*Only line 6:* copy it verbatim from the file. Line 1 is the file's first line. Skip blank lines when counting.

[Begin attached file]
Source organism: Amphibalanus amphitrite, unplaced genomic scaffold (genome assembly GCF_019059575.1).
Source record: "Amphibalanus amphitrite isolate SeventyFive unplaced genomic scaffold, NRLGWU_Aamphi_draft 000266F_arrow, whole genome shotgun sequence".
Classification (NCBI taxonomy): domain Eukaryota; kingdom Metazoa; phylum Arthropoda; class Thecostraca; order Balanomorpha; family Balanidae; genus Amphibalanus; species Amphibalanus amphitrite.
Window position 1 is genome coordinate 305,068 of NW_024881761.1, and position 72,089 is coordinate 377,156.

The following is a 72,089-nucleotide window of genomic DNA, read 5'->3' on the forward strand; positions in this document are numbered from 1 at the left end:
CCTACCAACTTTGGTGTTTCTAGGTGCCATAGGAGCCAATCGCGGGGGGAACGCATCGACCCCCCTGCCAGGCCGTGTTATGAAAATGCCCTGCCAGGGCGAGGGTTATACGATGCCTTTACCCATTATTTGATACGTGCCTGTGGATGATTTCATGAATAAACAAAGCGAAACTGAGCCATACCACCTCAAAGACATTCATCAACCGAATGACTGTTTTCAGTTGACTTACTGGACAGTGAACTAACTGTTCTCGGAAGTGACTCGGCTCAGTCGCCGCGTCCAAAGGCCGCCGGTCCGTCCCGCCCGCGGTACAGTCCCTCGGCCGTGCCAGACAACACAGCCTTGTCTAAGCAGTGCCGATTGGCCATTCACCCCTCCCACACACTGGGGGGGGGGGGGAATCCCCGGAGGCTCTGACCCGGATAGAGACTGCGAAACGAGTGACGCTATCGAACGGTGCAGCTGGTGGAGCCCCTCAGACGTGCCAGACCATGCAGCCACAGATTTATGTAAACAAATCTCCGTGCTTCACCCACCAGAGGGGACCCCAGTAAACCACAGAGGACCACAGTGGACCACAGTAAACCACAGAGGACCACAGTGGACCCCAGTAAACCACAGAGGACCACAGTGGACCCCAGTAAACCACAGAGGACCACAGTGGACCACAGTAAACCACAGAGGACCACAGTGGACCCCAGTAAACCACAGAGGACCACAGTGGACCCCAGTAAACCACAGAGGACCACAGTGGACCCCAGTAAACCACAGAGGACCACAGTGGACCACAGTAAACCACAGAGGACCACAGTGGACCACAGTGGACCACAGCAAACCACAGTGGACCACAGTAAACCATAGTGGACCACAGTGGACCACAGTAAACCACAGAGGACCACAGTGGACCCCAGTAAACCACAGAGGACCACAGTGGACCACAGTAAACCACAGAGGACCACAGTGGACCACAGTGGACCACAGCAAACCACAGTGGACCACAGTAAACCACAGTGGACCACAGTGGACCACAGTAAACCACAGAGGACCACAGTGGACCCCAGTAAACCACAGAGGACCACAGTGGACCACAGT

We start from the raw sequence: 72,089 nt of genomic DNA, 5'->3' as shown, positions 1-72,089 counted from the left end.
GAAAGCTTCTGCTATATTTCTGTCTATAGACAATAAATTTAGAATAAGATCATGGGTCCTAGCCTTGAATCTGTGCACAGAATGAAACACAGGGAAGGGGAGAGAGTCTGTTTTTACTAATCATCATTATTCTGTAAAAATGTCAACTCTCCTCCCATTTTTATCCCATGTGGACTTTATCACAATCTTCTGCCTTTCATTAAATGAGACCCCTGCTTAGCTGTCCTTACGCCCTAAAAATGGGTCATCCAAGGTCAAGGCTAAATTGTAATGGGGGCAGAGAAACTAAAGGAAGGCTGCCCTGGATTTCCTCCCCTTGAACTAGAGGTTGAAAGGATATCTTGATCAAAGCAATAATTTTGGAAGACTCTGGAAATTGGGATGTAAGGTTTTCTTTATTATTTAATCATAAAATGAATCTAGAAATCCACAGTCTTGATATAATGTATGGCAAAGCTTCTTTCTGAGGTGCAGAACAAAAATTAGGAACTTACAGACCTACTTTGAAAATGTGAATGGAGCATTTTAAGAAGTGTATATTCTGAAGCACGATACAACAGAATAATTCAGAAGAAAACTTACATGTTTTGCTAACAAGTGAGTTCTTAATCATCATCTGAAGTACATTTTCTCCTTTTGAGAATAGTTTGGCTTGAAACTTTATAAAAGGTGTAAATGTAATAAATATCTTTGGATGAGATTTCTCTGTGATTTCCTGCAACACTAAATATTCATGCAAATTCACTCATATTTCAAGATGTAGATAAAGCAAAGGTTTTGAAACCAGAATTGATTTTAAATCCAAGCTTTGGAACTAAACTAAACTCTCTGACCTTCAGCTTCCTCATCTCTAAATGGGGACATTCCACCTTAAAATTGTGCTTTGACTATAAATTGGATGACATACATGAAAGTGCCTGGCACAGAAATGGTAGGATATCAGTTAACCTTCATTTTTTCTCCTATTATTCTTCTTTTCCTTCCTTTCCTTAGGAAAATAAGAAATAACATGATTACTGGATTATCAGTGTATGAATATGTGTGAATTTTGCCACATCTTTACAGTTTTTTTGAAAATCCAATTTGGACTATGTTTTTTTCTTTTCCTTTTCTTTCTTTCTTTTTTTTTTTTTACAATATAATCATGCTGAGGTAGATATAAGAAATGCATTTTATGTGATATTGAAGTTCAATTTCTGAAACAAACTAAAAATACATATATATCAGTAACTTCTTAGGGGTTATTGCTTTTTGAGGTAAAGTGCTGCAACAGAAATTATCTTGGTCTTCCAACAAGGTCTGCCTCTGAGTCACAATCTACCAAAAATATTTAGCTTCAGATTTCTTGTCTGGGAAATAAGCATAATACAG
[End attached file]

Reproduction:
CCTACCAACTTTGGTGTTTCTAGGTGCCATAGGAGCCAATCGCGGGGGGAACGCATCGACCCCCCTGCCAGGCCGTGTTATGAAAATGCCCTGCCAGGGCGAGGGTTATACGATGCCTTTACCCATTATTTGATACGTGCCTGTGGATGATTTCATGAATAAACAAAGCGAAACTGAGCCATACCACCTCAAAGACATTCATCAACCGAATGACTGTTTTCAGTTGACTTACTGGACAGTGAACTAACTGTTCTCGGAAGTGACTCGGCTCAGTCGCCGCGTCCAAAGGCCGCCGGTCCGTCCCGCCCGCGGTACAGTCCCTCGGCCGTGCCAGACAACACAGCCTTGTCTAAGCAGTGCCGATTGGCCATTCACCCCTCCCACACACTGGGGGGGGGGGGGAATCCCCGGAGGCTCTGACCCGGATAGAGACTGCGAAACGAGTGACGCTATCGAACGGTGCAGCTGGTGGAGCCCCTCAGACGTGCCAGACCATGCAGCCACAGATTTATGTAAACAAATCTCCGTGCTTCACCCACCAGAGGGGACCCCAGTAAACCACAGAGGACCACAGTGGACCACAGTAAACCACAGAGGACCACAGTGGACCCCAGTAAACCACAGAGGACCACAGTGGACCCCAGTAAACCACAGAGGACCACAGTGGACCACAGTAAACCACAGAGGACCACAGTGGACCCCAGTAAACCACAGAGGACCACAGTGGACCCCAGTAAACCACAGAGGACCACAGTGGACCCCAGTAAACCACAGAGGACCACAGTGGACCACAGTAAACCACAGAGGACCACAGTGGACCACAGTGGACCACAGCAAACCACAGTGGACCACAGTAAACCATAGTGGACCACAGTGGACCACAGTAAACCACAGAGGACCACAGTGGACCCCAGTAAACCACAGAGGACCACAGTGGACCACAGTAAACCACAGAGGACCACAGTGGACCACAGTGGACCACAGCAAACCACAGTGGACCACAGTAAACCACAGTGGACCACAGTGGACCACAGTAAACCACAGAGGACCACAGTGGACCCCAGTAAACCACAGAGGACCACAGTGGACCACAGT